This weekend we’ll celebrate Earth Day with over a billion people in more than 170 countries worldwide. Take a moment to think about that. Imagine the impact a billion people can have when they commit to protecting the natural environment and building a sustainable tomorrow.
We know that it’s up to all of us to take care of Earth, for all the generations to come. That’s why Previse will continue to harvest only sustainable ingredients and produce our recipes in small batches resulting in fresh product with the highest potency. We will never cut corners and use unsustainable ingredients or chemicals that have been found to pollute our waterways.
Earth Day urges us to think big and small about the environment. It tells us there is something all of us can do to help protect and save the earth. There are countless small changes that, in aggregate, can have a significant environmental benefit. Try taking public transportation, recycling, composting, using recyclable grocery bags, turning off the computer at night, not preheating the oven, riding a bike or replacing your light bulbs with LEDs. Visit http://www.50waystohelp.com for more ideas.
This year’s Earth Day is incredibly important,” Shaye Wolf, Climate Science Director for the Center for Biological Diversity. “Fighting for the planet is more urgent than ever during the Trump administration, which is working to tear down fundamental protections for our air, water, and wildlife.”
Big changes like powering your home with renewable energy are great, but you don’t have to buy an electric car or go solar to think big. Help reduce deforestation and protect our waterways by reducing consumption of products that are made with unsustainable ingredients. Change your diet and try going Meatless on Mondays. Yes, our diet. A 2010 United Nations report blames animal agriculture for 70 percent of global freshwater use, 38 percent of land use and 19 percent of greenhouse gas emissions.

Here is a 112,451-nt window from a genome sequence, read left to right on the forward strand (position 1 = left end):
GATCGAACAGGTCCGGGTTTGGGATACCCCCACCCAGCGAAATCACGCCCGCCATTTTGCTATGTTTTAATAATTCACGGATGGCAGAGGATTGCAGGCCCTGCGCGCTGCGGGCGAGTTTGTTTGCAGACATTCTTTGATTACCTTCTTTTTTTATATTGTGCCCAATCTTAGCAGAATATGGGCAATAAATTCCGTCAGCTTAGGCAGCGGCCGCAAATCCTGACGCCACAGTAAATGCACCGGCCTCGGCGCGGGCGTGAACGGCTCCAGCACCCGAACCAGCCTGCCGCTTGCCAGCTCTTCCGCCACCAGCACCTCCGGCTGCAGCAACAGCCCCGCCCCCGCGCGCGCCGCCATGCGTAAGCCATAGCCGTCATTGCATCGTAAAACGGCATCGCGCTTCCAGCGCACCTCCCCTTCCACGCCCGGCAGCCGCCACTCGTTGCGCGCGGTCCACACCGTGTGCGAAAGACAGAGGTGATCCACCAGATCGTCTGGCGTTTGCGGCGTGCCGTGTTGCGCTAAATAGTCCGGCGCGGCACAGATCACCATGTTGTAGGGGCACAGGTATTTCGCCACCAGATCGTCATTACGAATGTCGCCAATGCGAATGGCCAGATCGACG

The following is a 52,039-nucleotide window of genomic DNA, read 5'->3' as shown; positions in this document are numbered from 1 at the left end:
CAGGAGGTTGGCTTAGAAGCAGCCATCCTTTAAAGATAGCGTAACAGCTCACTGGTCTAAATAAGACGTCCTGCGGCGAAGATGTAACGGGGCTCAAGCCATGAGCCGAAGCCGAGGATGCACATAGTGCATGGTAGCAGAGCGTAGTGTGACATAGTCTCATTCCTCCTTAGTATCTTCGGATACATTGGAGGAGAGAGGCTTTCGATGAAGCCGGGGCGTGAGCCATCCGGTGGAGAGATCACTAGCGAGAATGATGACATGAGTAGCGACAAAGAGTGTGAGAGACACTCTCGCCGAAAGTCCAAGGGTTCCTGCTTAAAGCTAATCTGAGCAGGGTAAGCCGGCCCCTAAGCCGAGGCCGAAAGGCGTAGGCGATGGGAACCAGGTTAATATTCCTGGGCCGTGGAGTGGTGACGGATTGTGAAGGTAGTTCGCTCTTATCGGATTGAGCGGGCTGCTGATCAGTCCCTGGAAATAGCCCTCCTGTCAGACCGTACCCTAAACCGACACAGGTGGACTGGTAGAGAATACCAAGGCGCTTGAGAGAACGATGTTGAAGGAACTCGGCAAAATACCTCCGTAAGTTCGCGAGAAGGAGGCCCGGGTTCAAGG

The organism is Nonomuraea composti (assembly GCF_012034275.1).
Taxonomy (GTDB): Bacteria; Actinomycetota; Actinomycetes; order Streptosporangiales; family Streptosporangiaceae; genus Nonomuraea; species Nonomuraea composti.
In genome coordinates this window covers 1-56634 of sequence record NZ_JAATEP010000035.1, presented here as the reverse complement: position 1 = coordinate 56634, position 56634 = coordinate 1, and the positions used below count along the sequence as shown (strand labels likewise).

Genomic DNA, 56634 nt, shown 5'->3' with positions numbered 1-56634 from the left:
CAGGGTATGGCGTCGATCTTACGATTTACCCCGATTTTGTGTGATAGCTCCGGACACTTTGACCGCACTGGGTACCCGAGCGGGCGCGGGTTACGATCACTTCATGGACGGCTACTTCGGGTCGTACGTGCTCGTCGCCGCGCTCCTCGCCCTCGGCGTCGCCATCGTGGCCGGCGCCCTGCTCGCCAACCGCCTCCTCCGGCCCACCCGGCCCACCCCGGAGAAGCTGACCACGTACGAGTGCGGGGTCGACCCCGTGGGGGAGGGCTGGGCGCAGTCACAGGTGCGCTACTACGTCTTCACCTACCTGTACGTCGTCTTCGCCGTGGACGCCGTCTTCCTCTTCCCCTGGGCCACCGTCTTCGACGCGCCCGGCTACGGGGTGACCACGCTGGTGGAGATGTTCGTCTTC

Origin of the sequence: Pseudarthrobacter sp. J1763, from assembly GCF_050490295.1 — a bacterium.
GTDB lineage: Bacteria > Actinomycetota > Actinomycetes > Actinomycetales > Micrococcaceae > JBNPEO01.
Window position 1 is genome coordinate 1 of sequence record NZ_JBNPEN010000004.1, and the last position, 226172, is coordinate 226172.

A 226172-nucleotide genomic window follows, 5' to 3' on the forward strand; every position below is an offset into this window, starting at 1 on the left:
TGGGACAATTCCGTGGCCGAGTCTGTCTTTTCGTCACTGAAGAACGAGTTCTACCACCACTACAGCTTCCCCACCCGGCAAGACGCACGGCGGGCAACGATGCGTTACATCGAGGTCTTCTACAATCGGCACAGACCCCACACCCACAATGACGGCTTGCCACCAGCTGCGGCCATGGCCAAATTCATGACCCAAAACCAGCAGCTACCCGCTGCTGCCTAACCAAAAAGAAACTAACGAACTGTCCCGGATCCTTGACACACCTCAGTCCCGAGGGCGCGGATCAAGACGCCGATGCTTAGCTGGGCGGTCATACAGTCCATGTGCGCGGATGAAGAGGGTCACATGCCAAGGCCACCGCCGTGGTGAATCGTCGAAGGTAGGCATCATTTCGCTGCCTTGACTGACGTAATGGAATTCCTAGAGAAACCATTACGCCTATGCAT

In addition to individual acts, Earth Day encourages us to think big about the environment. It asks us to support environmental organizations and for us as citizens and voters to advocate and support policies, laws, regulations – and candidates – that benefit the environment.
This year support is critical as we have seen our country take some big steps backwards recently in terms of climate change efforts, the environment, and funding for the sciences. There are plenty of opportunities for the public to test — and possibly change — the political climate. The Science is Real March in D.C. — complete with clever, T-shirts declaring “There is no Planet B” — joins national Earth Day protests, and shortly after, the People’s Climate March takes place April 29.
In this current standoff, where debates begin and end in tweets, it’s hard to believe we have the luxury to wait around for the type of unique circumstances that brought us Earth Day and the EPA in the first place.
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